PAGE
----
The university was stunning. It may well be my favorite building on the planet. It was all fascinating shapes and shades of verdigris. The gardens were lovely and the view was nice as well. My rebel dropout self was half ready to enroll in classes just to spend ample time there. On our way loosely from the university to home we came across buskers. Definitely the liveliest buskers I’ve encountered. We sat for a long while until they began packing up. Christy wanted a photo with them and we discovered they were Finnish travelers. This day in Warsaw was definitely one of my favorites from the trip until this point.
The next day we departed Warsaw for Krakow. Hitching took most of the day, but we didn’t have a host lined up, so I wasn’t terribly pressed to arrive quickly. The hitching included a stop at the always faithful Ikea for cheap food. We had zapiekanki, which is a Polish sort of pizza. I also had ice cream. They have a self-service machine, which essentially means that I had two servings of ice cream. Hitching also included an impromptu dance session across the highway to the tune of ‘Mahna Mahna’. Sometimes you just have to break the cycle of standing and hoping. It proved a good release, and I’m also sixty percent sure that it acquired us our final ride.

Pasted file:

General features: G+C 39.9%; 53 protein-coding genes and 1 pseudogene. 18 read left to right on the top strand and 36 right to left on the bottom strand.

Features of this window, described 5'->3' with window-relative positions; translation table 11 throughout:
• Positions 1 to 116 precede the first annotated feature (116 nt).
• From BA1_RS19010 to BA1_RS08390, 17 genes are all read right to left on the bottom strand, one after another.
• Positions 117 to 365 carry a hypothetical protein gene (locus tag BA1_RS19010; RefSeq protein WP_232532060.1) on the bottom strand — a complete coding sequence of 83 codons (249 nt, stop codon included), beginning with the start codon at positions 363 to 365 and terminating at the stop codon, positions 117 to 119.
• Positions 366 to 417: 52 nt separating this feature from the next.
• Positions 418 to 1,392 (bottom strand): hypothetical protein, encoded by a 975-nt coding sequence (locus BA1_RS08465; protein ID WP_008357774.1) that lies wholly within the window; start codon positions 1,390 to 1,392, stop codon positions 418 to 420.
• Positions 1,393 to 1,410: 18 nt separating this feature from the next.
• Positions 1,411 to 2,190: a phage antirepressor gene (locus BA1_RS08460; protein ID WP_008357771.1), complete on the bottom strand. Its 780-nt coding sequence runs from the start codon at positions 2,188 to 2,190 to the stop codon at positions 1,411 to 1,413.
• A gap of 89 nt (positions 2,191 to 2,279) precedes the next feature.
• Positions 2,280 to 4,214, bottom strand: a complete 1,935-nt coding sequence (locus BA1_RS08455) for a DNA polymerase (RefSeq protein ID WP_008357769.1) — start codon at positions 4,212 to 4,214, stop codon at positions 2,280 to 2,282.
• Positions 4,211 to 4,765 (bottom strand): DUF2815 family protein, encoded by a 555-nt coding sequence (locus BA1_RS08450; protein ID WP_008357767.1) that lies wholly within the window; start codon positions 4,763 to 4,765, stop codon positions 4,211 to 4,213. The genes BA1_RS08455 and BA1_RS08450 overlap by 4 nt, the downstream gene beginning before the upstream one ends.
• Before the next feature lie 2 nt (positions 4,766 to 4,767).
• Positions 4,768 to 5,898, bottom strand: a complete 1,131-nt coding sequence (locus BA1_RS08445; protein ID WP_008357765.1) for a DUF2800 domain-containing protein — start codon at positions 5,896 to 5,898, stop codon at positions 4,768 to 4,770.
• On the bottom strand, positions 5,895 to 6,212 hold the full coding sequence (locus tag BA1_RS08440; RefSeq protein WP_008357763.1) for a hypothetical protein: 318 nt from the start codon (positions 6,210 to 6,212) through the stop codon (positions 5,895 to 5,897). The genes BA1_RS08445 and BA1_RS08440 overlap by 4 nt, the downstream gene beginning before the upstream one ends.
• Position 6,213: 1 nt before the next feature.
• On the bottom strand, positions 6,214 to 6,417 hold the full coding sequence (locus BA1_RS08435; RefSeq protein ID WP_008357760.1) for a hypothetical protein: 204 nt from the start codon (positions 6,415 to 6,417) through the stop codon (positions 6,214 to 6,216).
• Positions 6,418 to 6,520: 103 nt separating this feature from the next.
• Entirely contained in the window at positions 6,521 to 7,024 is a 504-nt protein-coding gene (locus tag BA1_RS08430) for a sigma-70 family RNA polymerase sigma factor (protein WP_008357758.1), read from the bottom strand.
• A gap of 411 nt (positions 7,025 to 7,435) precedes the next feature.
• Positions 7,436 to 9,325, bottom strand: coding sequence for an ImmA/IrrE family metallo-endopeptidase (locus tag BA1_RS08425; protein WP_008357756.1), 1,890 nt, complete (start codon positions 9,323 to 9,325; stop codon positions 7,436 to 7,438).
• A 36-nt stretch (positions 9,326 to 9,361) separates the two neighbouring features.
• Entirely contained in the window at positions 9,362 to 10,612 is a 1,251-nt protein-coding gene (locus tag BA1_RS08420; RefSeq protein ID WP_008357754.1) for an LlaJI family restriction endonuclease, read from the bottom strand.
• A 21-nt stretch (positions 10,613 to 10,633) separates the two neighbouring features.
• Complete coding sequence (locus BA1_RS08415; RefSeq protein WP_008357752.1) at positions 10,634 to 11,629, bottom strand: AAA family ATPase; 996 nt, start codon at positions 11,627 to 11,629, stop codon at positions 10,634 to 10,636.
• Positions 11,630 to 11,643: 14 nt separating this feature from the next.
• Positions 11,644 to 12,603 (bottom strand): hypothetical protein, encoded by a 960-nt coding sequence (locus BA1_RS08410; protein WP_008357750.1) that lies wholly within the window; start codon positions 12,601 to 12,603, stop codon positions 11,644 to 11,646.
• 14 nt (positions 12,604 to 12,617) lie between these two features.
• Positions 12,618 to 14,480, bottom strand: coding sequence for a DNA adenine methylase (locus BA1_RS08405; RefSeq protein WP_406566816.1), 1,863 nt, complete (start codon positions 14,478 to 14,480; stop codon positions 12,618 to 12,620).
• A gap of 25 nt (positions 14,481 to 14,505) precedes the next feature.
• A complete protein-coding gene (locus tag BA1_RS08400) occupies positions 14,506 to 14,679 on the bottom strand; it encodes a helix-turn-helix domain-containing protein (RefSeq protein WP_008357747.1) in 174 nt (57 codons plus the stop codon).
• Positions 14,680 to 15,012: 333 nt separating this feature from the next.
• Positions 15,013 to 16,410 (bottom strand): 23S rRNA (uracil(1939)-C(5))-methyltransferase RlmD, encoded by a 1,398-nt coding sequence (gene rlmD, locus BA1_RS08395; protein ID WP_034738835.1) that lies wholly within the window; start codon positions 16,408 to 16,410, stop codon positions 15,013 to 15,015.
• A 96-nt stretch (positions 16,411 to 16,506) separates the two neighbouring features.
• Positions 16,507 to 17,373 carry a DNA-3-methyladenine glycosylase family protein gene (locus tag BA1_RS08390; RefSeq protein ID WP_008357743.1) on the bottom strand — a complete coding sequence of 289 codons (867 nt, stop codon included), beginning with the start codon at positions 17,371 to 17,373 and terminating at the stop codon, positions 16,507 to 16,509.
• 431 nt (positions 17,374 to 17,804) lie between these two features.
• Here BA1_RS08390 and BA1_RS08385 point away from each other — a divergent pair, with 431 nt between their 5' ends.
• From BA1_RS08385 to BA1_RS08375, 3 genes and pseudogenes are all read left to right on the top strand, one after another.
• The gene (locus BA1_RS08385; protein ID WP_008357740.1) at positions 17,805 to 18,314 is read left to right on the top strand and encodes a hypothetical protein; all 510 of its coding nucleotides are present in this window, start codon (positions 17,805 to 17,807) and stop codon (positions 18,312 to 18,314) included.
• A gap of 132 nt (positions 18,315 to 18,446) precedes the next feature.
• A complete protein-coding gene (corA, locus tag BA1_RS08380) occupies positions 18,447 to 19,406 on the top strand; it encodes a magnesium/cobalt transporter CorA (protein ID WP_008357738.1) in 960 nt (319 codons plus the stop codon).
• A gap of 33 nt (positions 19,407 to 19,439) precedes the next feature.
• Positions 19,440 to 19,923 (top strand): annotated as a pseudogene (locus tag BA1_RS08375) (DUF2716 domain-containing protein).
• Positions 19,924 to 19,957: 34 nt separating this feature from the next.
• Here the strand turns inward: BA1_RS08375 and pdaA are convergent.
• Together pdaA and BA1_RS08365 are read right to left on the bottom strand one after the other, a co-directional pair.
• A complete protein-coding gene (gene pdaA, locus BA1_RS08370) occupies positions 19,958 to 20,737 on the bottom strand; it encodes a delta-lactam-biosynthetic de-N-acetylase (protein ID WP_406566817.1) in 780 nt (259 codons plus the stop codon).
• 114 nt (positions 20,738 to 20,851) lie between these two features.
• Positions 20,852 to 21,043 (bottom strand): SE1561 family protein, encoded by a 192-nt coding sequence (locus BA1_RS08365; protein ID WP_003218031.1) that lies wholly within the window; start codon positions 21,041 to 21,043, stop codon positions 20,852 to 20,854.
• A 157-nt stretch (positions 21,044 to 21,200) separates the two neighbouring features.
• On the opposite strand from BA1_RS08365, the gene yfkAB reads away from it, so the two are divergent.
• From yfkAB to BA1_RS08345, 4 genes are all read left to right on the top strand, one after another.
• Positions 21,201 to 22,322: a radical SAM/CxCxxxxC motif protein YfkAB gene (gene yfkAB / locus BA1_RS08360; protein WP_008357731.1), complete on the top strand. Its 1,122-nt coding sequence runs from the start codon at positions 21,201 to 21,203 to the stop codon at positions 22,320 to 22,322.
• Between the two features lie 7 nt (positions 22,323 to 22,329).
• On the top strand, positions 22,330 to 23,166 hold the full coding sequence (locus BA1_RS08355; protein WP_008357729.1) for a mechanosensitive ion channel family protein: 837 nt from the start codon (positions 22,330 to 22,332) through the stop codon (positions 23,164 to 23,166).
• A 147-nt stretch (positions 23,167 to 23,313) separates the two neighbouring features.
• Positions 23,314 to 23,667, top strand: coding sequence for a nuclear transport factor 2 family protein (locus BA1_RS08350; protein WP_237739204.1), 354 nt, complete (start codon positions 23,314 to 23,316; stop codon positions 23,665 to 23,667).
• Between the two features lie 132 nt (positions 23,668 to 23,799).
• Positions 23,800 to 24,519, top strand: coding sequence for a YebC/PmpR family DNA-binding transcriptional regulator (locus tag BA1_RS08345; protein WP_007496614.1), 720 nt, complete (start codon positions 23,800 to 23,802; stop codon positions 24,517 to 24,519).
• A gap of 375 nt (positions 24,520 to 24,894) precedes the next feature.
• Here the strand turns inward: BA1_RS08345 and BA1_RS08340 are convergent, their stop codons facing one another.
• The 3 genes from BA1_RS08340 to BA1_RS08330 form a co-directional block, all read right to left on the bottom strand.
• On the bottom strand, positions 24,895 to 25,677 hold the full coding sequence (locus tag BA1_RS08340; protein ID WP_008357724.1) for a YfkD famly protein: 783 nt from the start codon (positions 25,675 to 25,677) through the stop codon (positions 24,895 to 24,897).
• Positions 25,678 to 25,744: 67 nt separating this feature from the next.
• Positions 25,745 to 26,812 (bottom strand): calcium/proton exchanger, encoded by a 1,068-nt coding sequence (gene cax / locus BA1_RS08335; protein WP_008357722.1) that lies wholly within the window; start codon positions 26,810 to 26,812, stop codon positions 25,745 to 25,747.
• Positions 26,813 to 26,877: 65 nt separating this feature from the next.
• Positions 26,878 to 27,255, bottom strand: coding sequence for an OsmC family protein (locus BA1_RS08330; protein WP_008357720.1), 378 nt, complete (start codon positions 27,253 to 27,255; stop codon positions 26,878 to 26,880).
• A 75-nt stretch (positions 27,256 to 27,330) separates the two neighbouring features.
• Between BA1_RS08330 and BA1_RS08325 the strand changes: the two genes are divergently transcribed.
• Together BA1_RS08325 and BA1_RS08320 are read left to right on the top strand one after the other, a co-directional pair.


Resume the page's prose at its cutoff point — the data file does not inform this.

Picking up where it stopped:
Sometime during the day we received a text from a couchsurfer who was willing to host us. Blaz (pronounced something like ‘bwah-jheay’) is a radio journalist bartender. He turned out to be a wonderful host. He made us several meals, including a typical Polish soup. He also took us to his bar (where we stayed out until the east of the dark sky was smudged with the murky paintbrush-water colors of almost-dawn), and to Zakrzowek (pronounced ‘zack-shoe-vack’). Zakrzowek was recommended to us by our last ride. He described it as a lake surrounded by mountains, in the middle of Krakow. Blaz couldn’t describe it much differently. They both finished with ‘you just have to see it’. And we did. It was gorgeous. The birthrighters went for a summer swim, and Christy and I jumped off of a not-too-high surface. A lovely late afternoon!
Valerie and I spent our second day in Krakow not in Krakow. Instead we took a bus to Auschwitz-Birkenau. The sky loomed black and ugly above us, which we agreed seemed appropriate. It was weird being in a place I have learned so much about. I found the whole experience a bit surreal, but it also lent some gravity to my perspective of that particular portion of history.
In the evening we had our obligatory pizza and met up with a new host. Blaz wasn’t able to host us our final night, so Robert stepped in. We decided to be boring and stay in, and he accepted that very graciously. It was a pleasant and thankfully relaxed evening before our hitch to Prague the next morning.